German Type VIIC Submarine
Arkmodel, 1/48 scale
Reviewed by Luke Pitt
The Grey Wolves of the Atlantic - nothing instilled as much fear during the first years of World War II, than the German Submarine, roaming and sinking anything seemingly at will.
The signature warship of the German Kreigsmarine was the Type VIIC U-Boat (the most numerous type of submarine produced by any Navy). 565 of these U-Boats would be commissioned between 1940 and 1945 as well as 90 of the Type VIIC/41. The Type VIIC was developed from the prewar Type I and Type VIIA and VIIB classes.
The Type VIIC was powered by two supercharged, 6 cylinder, and 4-stroke M6V 40/46 diesel engines producing between 2,800 to 3,200 horsepower which gave the boats a 17.7 knot maximum speed on surface. For submerged operations the boats were powered by one of a number of different electric motors whose batteries were charged by the diesels. The electric motors produced 750 horsepower and could drive the boats a maximum of 7.6 knots. In 1944 many of the surviving boats were equipped with the Schnorkel apparatus which allowed them to use their diesel engines underwater at shallow depths. The type had a range of 8190 miles which in turn, gave them a vast amount operational flexibility for their Atlantic operations.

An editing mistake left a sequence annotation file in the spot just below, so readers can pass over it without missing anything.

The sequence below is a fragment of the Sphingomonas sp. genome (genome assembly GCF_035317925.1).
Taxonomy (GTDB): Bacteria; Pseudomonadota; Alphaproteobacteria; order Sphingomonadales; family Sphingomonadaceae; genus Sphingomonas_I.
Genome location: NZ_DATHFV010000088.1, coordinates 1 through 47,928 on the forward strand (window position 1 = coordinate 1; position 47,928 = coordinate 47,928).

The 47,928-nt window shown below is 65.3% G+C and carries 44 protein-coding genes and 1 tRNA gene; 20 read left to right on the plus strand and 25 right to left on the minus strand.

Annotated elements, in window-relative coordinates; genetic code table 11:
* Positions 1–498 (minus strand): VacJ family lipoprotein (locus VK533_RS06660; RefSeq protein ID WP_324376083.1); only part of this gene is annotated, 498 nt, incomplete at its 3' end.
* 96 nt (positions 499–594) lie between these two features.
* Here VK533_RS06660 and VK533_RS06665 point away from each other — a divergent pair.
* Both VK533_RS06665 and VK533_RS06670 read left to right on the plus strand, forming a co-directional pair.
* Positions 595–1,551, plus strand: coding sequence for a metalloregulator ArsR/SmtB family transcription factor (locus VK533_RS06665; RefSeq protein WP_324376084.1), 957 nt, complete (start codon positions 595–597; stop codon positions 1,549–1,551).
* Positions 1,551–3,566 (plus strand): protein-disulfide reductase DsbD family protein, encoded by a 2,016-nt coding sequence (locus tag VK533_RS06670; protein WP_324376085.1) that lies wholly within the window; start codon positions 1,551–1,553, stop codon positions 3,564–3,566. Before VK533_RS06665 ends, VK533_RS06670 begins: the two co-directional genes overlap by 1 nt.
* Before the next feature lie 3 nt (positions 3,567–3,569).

Arkmodel from China has generally been known for their remote control tanks in 1:16 scale and smaller scale remote control ships. This is their second 1:48 scale submarine (the other being, the modern German type 212). The kit is intended to be built as either a remote control or a static display piece.
When opening the box the first thing that strikes you is the sensible approach the designers have taken in designing the hull. The hull is moulded in three sections split horizontally. Each section is joined together with the aid of hex screws into which are inserted into nuts that have been moulded into the hull at strategic points. The approach is both ingenious and simple.
When the hull is assembled it measures a whopping 1400mm from bow to stern so, the model is big, very big.
The detail on the hull also note worthy as it is strikes the right balance between accuracy and “handling toughness” (I say this as the kit is designed to be both a static and R/C piece).
The deck is handled much the same way and comes in 3 sections. One of the nice things on both the hull and the deck is that all the grating is moulded open which is in stark contrast to the Revell 1:72 offering which are moulded as depressions. This makes the Arkmodel much more accurate in that regard.
The rest of the boat is made up of seven sprues comprising some 198 fairly well moulded plastic parts. The kit allows for four variations of the VIIC and all are handled quite well. The bridge and conning tower have almost all the detail you could ask for, while the deck guns are a little sparse (detail wise) but perfectly acceptable.
Six marking choices are provided for on a waterslide decal sheet and colour profiles on the instruction sheet.
You know, I have the Revell 1:72 scale Type VIIC in my stash and I have compared this new 1:48 scale offering to the Accurate Armour 1:35 scale kit and I have to tell you that this kit is better than both. It combines ease of assembly with greater detail.
I like this kit. While not a techno moulding marvel it delivers and ticks all the right boxes.
Thanks to Arkmodel for the sample
Text by Luke Pitt